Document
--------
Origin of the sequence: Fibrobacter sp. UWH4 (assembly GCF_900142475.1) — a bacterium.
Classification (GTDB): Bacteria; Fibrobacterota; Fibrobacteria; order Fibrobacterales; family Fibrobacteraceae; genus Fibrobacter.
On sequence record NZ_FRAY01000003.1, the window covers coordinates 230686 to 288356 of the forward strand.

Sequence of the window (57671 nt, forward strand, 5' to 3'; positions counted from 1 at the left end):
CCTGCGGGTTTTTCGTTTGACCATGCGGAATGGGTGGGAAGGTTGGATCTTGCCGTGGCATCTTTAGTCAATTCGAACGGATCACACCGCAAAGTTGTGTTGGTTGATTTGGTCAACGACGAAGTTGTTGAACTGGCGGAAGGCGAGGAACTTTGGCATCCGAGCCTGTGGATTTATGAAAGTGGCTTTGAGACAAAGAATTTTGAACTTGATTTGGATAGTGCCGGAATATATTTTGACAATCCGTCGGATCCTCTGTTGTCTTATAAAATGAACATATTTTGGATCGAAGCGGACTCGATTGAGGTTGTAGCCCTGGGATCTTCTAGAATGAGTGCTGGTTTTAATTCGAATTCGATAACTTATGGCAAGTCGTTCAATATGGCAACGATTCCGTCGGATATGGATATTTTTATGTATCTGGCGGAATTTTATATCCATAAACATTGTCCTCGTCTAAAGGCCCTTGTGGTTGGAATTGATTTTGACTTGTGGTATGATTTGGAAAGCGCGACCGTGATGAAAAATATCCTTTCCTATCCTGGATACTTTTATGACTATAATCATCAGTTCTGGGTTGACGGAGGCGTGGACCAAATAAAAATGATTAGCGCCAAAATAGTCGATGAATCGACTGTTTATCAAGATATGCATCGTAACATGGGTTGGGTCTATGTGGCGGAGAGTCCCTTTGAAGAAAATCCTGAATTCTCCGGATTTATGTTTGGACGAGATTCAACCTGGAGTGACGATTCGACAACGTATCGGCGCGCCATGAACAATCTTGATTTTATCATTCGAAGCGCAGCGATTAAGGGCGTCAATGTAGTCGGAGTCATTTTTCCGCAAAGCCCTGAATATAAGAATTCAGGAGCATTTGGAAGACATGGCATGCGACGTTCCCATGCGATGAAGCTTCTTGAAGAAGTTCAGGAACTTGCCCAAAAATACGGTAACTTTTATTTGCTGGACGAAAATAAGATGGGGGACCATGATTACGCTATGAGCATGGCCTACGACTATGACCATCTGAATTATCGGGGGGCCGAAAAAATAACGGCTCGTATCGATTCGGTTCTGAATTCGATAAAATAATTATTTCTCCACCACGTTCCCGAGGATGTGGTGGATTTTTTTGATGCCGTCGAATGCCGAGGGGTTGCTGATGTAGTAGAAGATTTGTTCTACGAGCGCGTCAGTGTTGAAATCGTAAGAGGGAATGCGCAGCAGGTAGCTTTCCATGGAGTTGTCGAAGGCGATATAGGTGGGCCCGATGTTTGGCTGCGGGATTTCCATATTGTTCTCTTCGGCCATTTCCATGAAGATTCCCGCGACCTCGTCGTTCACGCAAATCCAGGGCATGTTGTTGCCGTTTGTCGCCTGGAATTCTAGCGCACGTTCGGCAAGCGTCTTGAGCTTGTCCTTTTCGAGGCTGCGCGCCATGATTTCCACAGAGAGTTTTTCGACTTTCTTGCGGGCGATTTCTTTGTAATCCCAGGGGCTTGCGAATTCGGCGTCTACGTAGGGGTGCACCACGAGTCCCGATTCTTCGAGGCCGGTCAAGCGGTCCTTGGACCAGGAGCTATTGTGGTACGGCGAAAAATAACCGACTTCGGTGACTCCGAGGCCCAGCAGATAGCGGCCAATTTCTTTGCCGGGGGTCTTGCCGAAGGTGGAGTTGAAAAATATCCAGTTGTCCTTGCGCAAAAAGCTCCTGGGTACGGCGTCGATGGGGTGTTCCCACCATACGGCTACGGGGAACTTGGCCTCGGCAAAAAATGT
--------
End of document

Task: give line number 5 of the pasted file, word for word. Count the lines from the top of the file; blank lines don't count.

CCTGCGGGTTTTTCGTTTGACCATGCGGAATGGGTGGGAAGGTTGGATCTTGCCGTGGCATCTTTAGTCAATTCGAACGGATCACACCGCAAAGTTGTGTTGGTTGATTTGGTCAACGACGAAGTTGTTGAACTGGCGGAAGGCGAGGAACTTTGGCATCCGAGCCTGTGGATTTATGAAAGTGGCTTTGAGACAAAGAATTTTGAACTTGATTTGGATAGTGCCGGAATATATTTTGACAATCCGTCGGATCCTCTGTTGTCTTATAAAATGAACATATTTTGGATCGAAGCGGACTCGATTGAGGTTGTAGCCCTGGGATCTTCTAGAATGAGTGCTGGTTTTAATTCGAATTCGATAACTTATGGCAAGTCGTTCAATATGGCAACGATTCCGTCGGATATGGATATTTTTATGTATCTGGCGGAATTTTATATCCATAAACATTGTCCTCGTCTAAAGGCCCTTGTGGTTGGAATTGATTTTGACTTGTGGTATGATTTGGAAAGCGCGACCGTGATGAAAAATATCCTTTCCTATCCTGGATACTTTTATGACTATAATCATCAGTTCTGGGTTGACGGAGGCGTGGACCAAATAAAAATGATTAGCGCCAAAATAGTCGATGAATCGACTGTTTATCAAGATATGCATCGTAACATGGGTTGGGTCTATGTGGCGGAGAGTCCCTTTGAAGAAAATCCTGAATTCTCCGGATTTATGTTTGGACGAGATTCAACCTGGAGTGACGATTCGACAACGTATCGGCGCGCCATGAACAATCTTGATTTTATCATTCGAAGCGCAGCGATTAAGGGCGTCAATGTAGTCGGAGTCATTTTTCCGCAAAGCCCTGAATATAAGAATTCAGGAGCATTTGGAAGACATGGCATGCGACGTTCCCATGCGATGAAGCTTCTTGAAGAAGTTCAGGAACTTGCCCAAAAATACGGTAACTTTTATTTGCTGGACGAAAATAAGATGGGGGACCATGATTACGCTATGAGCATGGCCTACGACTATGACCATCTGAATTATCGGGGGGCCGAAAAAATAACGGCTCGTATCGATTCGGTTCTGAATTCGATAAAATAATTATTTCTCCACCACGTTCCCGAGGATGTGGTGGATTTTTTTGATGCCGTCGAATGCCGAGGGGTTGCTGATGTAGTAGAAGATTTGTTCTACGAGCGCGTCAGTGTTGAAATCGTAAGAGGGAATGCGCAGCAGGTAGCTTTCCATGGAGTTGTCGAAGGCGATATAGGTGGGCCCGATGTTTGGCTGCGGGATTTCCATATTGTTCTCTTCGGCCATTTCCATGAAGATTCCCGCGACCTCGTCGTTCACGCAAATCCAGGGCATGTTGTTGCCGTTTGTCGCCTGGAATTCTAGCGCACGTTCGGCAAGCGTCTTGAGCTTGTCCTTTTCGAGGCTGCGCGCCATGATTTCCACAGAGAGTTTTTCGACTTTCTTGCGGGCGATTTCTTTGTAATCCCAGGGGCTTGCGAATTCGGCGTCTACGTAGGGGTGCACCACGAGTCCCGATTCTTCGAGGCCGGTCAAGCGGTCCTTGGACCAGGAGCTATTGTGGTACGGCGAAAAATAACCGACTTCGGTGACTCCGAGGCCCAGCAGATAGCGGCCAATTTCTTTGCCGGGGGTCTTGCCGAAGGTGGAGTTGAAAAATATCCAGTTGTCCTTGCGCAAAAAGCTCCTGGGTACGGCGTCGATGGGGTGTTCCCACCATACGGCTACGGGGAACTTGGCCTCGGCAAAAAATGT